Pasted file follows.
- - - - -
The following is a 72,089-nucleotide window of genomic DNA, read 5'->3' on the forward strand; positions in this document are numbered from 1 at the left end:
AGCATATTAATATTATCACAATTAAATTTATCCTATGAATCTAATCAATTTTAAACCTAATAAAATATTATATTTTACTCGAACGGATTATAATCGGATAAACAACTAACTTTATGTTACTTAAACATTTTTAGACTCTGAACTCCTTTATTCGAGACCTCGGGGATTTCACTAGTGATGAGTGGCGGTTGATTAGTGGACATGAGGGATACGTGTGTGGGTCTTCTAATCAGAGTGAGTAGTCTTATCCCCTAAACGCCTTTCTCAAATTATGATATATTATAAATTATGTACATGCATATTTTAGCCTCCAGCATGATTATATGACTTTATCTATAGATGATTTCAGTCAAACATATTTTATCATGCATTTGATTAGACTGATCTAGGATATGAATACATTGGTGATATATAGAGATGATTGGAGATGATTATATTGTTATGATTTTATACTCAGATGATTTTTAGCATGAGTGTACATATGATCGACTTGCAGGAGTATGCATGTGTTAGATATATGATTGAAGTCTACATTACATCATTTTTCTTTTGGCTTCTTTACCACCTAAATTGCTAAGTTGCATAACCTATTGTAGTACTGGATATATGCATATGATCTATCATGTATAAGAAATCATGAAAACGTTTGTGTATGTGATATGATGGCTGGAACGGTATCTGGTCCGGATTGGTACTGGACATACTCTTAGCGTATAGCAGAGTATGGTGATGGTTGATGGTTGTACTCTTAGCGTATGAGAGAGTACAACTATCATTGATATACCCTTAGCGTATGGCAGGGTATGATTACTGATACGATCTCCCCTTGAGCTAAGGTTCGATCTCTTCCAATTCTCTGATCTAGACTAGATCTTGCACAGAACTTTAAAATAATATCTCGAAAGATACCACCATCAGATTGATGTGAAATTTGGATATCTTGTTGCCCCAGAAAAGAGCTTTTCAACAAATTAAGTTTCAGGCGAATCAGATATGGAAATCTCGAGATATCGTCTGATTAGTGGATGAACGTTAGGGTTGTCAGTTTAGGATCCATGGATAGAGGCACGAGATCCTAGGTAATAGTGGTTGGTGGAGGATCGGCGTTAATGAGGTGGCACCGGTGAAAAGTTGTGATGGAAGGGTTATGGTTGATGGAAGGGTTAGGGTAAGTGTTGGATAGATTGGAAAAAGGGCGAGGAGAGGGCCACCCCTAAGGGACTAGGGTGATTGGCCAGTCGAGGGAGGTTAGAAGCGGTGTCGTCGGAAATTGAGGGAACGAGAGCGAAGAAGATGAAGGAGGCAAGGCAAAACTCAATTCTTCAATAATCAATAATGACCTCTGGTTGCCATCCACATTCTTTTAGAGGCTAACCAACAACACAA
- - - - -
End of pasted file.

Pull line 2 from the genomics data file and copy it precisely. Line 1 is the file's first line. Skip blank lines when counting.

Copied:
AGCATATTAATATTATCACAATTAAATTTATCCTATGAATCTAATCAATTTTAAACCTAATAAAATATTATATTTTACTCGAACGGATTATAATCGGATAAACAACTAACTTTATGTTACTTAAACATTTTTAGACTCTGAACTCCTTTATTCGAGACCTCGGGGATTTCACTAGTGATGAGTGGCGGTTGATTAGTGGACATGAGGGATACGTGTGTGGGTCTTCTAATCAGAGTGAGTAGTCTTATCCCCTAAACGCCTTTCTCAAATTATGATATATTATAAATTATGTACATGCATATTTTAGCCTCCAGCATGATTATATGACTTTATCTATAGATGATTTCAGTCAAACATATTTTATCATGCATTTGATTAGACTGATCTAGGATATGAATACATTGGTGATATATAGAGATGATTGGAGATGATTATATTGTTATGATTTTATACTCAGATGATTTTTAGCATGAGTGTACATATGATCGACTTGCAGGAGTATGCATGTGTTAGATATATGATTGAAGTCTACATTACATCATTTTTCTTTTGGCTTCTTTACCACCTAAATTGCTAAGTTGCATAACCTATTGTAGTACTGGATATATGCATATGATCTATCATGTATAAGAAATCATGAAAACGTTTGTGTATGTGATATGATGGCTGGAACGGTATCTGGTCCGGATTGGTACTGGACATACTCTTAGCGTATAGCAGAGTATGGTGATGGTTGATGGTTGTACTCTTAGCGTATGAGAGAGTACAACTATCATTGATATACCCTTAGCGTATGGCAGGGTATGATTACTGATACGATCTCCCCTTGAGCTAAGGTTCGATCTCTTCCAATTCTCTGATCTAGACTAGATCTTGCACAGAACTTTAAAATAATATCTCGAAAGATACCACCATCAGATTGATGTGAAATTTGGATATCTTGTTGCCCCAGAAAAGAGCTTTTCAACAAATTAAGTTTCAGGCGAATCAGATATGGAAATCTCGAGATATCGTCTGATTAGTGGATGAACGTTAGGGTTGTCAGTTTAGGATCCATGGATAGAGGCACGAGATCCTAGGTAATAGTGGTTGGTGGAGGATCGGCGTTAATGAGGTGGCACCGGTGAAAAGTTGTGATGGAAGGGTTATGGTTGATGGAAGGGTTAGGGTAAGTGTTGGATAGATTGGAAAAAGGGCGAGGAGAGGGCCACCCCTAAGGGACTAGGGTGATTGGCCAGTCGAGGGAGGTTAGAAGCGGTGTCGTCGGAAATTGAGGGAACGAGAGCGAAGAAGATGAAGGAGGCAAGGCAAAACTCAATTCTTCAATAATCAATAATGACCTCTGGTTGCCATCCACATTCTTTTAGAGGCTAACCAACAACACAA